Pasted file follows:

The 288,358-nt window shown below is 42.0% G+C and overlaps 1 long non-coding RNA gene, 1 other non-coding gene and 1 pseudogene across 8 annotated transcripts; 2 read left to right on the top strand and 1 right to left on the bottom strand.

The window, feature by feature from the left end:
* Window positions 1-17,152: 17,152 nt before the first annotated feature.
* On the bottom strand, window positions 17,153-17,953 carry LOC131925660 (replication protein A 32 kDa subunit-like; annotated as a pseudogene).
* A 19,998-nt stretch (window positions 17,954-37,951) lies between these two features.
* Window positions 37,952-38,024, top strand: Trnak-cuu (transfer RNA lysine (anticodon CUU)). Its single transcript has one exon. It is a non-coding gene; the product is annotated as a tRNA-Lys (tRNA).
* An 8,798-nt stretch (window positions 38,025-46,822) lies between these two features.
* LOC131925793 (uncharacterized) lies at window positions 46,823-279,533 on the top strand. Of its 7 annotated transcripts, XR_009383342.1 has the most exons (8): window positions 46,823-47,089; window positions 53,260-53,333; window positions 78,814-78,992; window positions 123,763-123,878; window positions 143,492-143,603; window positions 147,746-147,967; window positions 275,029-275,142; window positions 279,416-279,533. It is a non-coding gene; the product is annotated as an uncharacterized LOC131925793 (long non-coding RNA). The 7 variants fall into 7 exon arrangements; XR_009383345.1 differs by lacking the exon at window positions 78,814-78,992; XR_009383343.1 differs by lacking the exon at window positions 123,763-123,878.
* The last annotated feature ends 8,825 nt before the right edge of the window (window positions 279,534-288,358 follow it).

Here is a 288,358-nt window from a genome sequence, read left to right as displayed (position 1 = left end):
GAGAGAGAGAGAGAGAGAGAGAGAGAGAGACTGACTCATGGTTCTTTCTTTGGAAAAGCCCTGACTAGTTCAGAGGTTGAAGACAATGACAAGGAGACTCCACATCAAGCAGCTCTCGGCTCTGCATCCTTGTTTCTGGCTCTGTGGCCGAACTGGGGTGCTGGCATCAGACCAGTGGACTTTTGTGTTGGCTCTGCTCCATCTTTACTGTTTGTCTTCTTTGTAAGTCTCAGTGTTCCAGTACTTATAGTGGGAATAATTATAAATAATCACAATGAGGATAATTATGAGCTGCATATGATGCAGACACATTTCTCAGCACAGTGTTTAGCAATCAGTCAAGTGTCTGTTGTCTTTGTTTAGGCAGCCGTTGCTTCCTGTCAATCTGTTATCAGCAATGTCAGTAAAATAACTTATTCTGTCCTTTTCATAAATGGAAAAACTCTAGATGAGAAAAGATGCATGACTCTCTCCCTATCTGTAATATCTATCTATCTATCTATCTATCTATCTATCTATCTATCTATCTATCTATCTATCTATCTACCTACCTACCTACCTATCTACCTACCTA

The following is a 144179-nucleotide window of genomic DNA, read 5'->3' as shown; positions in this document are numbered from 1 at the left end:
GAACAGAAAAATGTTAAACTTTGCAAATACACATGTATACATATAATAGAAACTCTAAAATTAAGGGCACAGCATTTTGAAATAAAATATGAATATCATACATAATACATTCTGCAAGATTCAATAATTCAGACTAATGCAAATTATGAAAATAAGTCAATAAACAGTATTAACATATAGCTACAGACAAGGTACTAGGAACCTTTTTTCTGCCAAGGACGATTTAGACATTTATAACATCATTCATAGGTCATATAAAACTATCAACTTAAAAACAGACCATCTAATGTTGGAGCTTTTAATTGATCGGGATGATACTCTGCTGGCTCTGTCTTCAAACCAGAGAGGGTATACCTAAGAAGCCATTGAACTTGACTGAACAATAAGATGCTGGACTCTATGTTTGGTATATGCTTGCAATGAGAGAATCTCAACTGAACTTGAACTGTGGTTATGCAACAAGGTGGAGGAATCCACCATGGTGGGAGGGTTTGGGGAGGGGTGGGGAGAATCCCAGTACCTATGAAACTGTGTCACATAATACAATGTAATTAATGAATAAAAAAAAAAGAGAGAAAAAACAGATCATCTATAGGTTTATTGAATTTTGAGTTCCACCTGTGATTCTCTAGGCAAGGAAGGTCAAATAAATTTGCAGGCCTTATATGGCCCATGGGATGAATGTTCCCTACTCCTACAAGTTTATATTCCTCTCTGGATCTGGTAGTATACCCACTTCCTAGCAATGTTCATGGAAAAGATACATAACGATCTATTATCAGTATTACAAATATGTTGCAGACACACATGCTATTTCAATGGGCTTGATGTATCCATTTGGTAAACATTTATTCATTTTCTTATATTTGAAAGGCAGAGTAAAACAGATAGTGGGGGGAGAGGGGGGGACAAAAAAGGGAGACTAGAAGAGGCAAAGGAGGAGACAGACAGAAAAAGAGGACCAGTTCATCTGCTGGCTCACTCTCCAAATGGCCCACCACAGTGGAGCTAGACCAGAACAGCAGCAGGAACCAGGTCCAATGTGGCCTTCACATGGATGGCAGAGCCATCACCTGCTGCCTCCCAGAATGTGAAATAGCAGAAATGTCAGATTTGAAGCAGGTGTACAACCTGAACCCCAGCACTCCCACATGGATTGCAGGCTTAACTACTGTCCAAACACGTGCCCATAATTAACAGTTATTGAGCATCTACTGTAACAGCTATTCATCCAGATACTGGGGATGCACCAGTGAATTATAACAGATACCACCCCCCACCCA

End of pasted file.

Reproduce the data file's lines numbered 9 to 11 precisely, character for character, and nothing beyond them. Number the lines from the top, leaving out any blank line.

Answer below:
* The last annotated feature ends 8,825 nt before the right edge of the window (window positions 279,534-288,358 follow it).

Here is a 288,358-nt window from a genome sequence, read left to right as displayed (position 1 = left end):
GAGAGAGAGAGAGAGAGAGAGAGAGAGAGACTGACTCATGGTTCTTTCTTTGGAAAAGCCCTGACTAGTTCAGAGGTTGAAGACAATGACAAGGAGACTCCACATCAAGCAGCTCTCGGCTCTGCATCCTTGTTTCTGGCTCTGTGGCCGAACTGGGGTGCTGGCATCAGACCAGTGGACTTTTGTGTTGGCTCTGCTCCATCTTTACTGTTTGTCTTCTTTGTAAGTCTCAGTGTTCCAGTACTTATAGTGGGAATAATTATAAATAATCACAATGAGGATAATTATGAGCTGCATATGATGCAGACACATTTCTCAGCACAGTGTTTAGCAATCAGTCAAGTGTCTGTTGTCTTTGTTTAGGCAGCCGTTGCTTCCTGTCAATCTGTTATCAGCAATGTCAGTAAAATAACTTATTCTGTCCTTTTCATAAATGGAAAAACTCTAGATGAGAAAAGATGCATGACTCTCTCCCTATCTGTAATATCTATCTATCTATCTATCTATCTATCTATCTATCTATCTATCTATCTATCTATCTATCTACCTACCTACCTACCTATCTACCTACCTA